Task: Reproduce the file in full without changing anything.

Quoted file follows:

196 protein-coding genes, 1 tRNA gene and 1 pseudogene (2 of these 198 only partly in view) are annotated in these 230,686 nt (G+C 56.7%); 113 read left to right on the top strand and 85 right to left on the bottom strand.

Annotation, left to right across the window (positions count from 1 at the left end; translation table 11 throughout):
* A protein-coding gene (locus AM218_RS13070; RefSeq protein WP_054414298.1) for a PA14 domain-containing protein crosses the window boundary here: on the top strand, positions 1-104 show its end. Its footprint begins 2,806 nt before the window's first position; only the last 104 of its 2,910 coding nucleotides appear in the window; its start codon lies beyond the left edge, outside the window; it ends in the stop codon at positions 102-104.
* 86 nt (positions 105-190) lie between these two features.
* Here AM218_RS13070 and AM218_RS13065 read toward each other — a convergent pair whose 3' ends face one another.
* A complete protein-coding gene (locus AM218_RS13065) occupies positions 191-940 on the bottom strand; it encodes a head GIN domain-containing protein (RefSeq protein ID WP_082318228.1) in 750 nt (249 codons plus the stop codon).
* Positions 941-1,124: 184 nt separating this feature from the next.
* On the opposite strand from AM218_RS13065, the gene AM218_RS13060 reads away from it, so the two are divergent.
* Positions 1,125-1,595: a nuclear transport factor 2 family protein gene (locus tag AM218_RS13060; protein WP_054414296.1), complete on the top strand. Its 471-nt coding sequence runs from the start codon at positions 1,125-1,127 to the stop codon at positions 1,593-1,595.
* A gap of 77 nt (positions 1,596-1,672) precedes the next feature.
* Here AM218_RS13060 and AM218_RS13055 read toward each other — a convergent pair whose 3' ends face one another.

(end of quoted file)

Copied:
196 protein-coding genes, 1 tRNA gene and 1 pseudogene (2 of these 198 only partly in view) are annotated in these 230,686 nt (G+C 56.7%); 113 read left to right on the top strand and 85 right to left on the bottom strand.

Annotation, left to right across the window (positions count from 1 at the left end; translation table 11 throughout):
* A protein-coding gene (locus AM218_RS13070; RefSeq protein WP_054414298.1) for a PA14 domain-containing protein crosses the window boundary here: on the top strand, positions 1-104 show its end. Its footprint begins 2,806 nt before the window's first position; only the last 104 of its 2,910 coding nucleotides appear in the window; its start codon lies beyond the left edge, outside the window; it ends in the stop codon at positions 102-104.
* 86 nt (positions 105-190) lie between these two features.
* Here AM218_RS13070 and AM218_RS13065 read toward each other — a convergent pair whose 3' ends face one another.
* A complete protein-coding gene (locus AM218_RS13065) occupies positions 191-940 on the bottom strand; it encodes a head GIN domain-containing protein (RefSeq protein ID WP_082318228.1) in 750 nt (249 codons plus the stop codon).
* Positions 941-1,124: 184 nt separating this feature from the next.
* On the opposite strand from AM218_RS13065, the gene AM218_RS13060 reads away from it, so the two are divergent.
* Positions 1,125-1,595: a nuclear transport factor 2 family protein gene (locus tag AM218_RS13060; protein WP_054414296.1), complete on the top strand. Its 471-nt coding sequence runs from the start codon at positions 1,125-1,127 to the stop codon at positions 1,593-1,595.
* A gap of 77 nt (positions 1,596-1,672) precedes the next feature.
* Here AM218_RS13060 and AM218_RS13055 read toward each other — a convergent pair whose 3' ends face one another.